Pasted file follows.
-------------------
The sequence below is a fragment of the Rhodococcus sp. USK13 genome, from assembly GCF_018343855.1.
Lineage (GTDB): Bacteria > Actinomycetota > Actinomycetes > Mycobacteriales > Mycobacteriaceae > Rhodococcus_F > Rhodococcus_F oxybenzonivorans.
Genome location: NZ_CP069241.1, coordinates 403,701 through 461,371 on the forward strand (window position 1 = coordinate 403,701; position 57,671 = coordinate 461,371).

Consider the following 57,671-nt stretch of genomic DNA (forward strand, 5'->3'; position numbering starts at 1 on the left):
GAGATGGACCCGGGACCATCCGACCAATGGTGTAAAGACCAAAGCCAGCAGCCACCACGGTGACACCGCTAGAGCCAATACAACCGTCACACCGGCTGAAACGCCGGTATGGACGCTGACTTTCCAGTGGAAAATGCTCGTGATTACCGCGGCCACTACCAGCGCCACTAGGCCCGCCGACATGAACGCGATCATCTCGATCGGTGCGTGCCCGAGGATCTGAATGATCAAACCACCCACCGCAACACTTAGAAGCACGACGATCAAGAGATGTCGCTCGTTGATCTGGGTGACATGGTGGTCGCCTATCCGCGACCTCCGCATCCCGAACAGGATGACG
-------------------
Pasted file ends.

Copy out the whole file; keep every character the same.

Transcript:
The sequence below is a fragment of the Rhodococcus sp. USK13 genome, from assembly GCF_018343855.1.
Lineage (GTDB): Bacteria > Actinomycetota > Actinomycetes > Mycobacteriales > Mycobacteriaceae > Rhodococcus_F > Rhodococcus_F oxybenzonivorans.
Genome location: NZ_CP069241.1, coordinates 403,701 through 461,371 on the forward strand (window position 1 = coordinate 403,701; position 57,671 = coordinate 461,371).

Consider the following 57,671-nt stretch of genomic DNA (forward strand, 5'->3'; position numbering starts at 1 on the left):
GAGATGGACCCGGGACCATCCGACCAATGGTGTAAAGACCAAAGCCAGCAGCCACCACGGTGACACCGCTAGAGCCAATACAACCGTCACACCGGCTGAAACGCCGGTATGGACGCTGACTTTCCAGTGGAAAATGCTCGTGATTACCGCGGCCACTACCAGCGCCACTAGGCCCGCCGACATGAACGCGATCATCTCGATCGGTGCGTGCCCGAGGATCTGAATGATCAAACCACCCACCGCAACACTTAGAAGCACGACGATCAAGAGATGTCGCTCGTTGATCTGGGTGACATGGTGGTCGCCTATCCGCGACCTCCGCATCCCGAACAGGATGACG